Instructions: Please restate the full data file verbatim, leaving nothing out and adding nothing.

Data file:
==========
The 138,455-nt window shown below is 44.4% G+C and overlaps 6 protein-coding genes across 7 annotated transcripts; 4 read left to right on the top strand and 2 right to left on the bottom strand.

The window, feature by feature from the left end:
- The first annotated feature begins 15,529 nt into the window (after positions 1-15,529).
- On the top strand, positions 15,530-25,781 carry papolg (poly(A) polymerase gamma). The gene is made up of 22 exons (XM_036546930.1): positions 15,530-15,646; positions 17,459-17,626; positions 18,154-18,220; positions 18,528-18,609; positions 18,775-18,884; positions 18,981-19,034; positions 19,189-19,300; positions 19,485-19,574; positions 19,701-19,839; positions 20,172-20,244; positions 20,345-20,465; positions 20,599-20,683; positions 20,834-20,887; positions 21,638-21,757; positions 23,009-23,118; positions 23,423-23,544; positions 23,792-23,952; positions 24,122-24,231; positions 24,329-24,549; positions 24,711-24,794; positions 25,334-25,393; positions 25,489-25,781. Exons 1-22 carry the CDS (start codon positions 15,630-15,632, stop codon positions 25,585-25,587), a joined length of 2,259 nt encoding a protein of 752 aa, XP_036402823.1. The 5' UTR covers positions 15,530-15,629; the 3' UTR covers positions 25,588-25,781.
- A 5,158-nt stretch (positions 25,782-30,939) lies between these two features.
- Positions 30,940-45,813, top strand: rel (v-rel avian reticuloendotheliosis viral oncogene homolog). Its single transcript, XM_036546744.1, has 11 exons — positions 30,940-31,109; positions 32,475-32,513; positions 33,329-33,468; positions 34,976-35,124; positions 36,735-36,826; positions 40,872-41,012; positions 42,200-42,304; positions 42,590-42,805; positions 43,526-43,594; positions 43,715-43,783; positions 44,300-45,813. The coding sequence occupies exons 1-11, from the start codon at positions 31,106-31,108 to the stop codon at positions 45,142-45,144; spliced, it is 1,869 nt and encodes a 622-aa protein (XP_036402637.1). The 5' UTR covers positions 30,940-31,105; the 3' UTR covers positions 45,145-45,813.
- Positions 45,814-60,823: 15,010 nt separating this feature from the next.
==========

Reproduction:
The 138,455-nt window shown below is 44.4% G+C and overlaps 6 protein-coding genes across 7 annotated transcripts; 4 read left to right on the top strand and 2 right to left on the bottom strand.

The window, feature by feature from the left end:
- The first annotated feature begins 15,529 nt into the window (after positions 1-15,529).
- On the top strand, positions 15,530-25,781 carry papolg (poly(A) polymerase gamma). The gene is made up of 22 exons (XM_036546930.1): positions 15,530-15,646; positions 17,459-17,626; positions 18,154-18,220; positions 18,528-18,609; positions 18,775-18,884; positions 18,981-19,034; positions 19,189-19,300; positions 19,485-19,574; positions 19,701-19,839; positions 20,172-20,244; positions 20,345-20,465; positions 20,599-20,683; positions 20,834-20,887; positions 21,638-21,757; positions 23,009-23,118; positions 23,423-23,544; positions 23,792-23,952; positions 24,122-24,231; positions 24,329-24,549; positions 24,711-24,794; positions 25,334-25,393; positions 25,489-25,781. Exons 1-22 carry the CDS (start codon positions 15,630-15,632, stop codon positions 25,585-25,587), a joined length of 2,259 nt encoding a protein of 752 aa, XP_036402823.1. The 5' UTR covers positions 15,530-15,629; the 3' UTR covers positions 25,588-25,781.
- A 5,158-nt stretch (positions 25,782-30,939) lies between these two features.
- Positions 30,940-45,813, top strand: rel (v-rel avian reticuloendotheliosis viral oncogene homolog). Its single transcript, XM_036546744.1, has 11 exons — positions 30,940-31,109; positions 32,475-32,513; positions 33,329-33,468; positions 34,976-35,124; positions 36,735-36,826; positions 40,872-41,012; positions 42,200-42,304; positions 42,590-42,805; positions 43,526-43,594; positions 43,715-43,783; positions 44,300-45,813. The coding sequence occupies exons 1-11, from the start codon at positions 31,106-31,108 to the stop codon at positions 45,142-45,144; spliced, it is 1,869 nt and encodes a 622-aa protein (XP_036402637.1). The 5' UTR covers positions 30,940-31,105; the 3' UTR covers positions 45,145-45,813.
- Positions 45,814-60,823: 15,010 nt separating this feature from the next.